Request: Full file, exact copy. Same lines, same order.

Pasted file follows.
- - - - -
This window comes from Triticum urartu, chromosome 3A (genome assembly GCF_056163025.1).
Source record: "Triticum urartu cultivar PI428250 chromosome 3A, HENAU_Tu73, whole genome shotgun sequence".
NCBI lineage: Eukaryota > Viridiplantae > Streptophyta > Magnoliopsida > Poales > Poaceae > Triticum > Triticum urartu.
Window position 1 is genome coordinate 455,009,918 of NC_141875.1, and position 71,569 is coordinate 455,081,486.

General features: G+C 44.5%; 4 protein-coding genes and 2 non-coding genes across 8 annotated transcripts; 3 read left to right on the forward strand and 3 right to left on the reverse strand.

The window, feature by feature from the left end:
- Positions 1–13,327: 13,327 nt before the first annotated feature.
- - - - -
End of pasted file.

This window comes from Triticum urartu, chromosome 3A (genome assembly GCF_056163025.1).
Source record: "Triticum urartu cultivar PI428250 chromosome 3A, HENAU_Tu73, whole genome shotgun sequence".
NCBI lineage: Eukaryota > Viridiplantae > Streptophyta > Magnoliopsida > Poales > Poaceae > Triticum > Triticum urartu.
Window position 1 is genome coordinate 455,009,918 of NC_141875.1, and position 71,569 is coordinate 455,081,486.

General features: G+C 44.5%; 4 protein-coding genes and 2 non-coding genes across 8 annotated transcripts; 3 read left to right on the forward strand and 3 right to left on the reverse strand.

The window, feature by feature from the left end:
- Positions 1–13,327: 13,327 nt before the first annotated feature.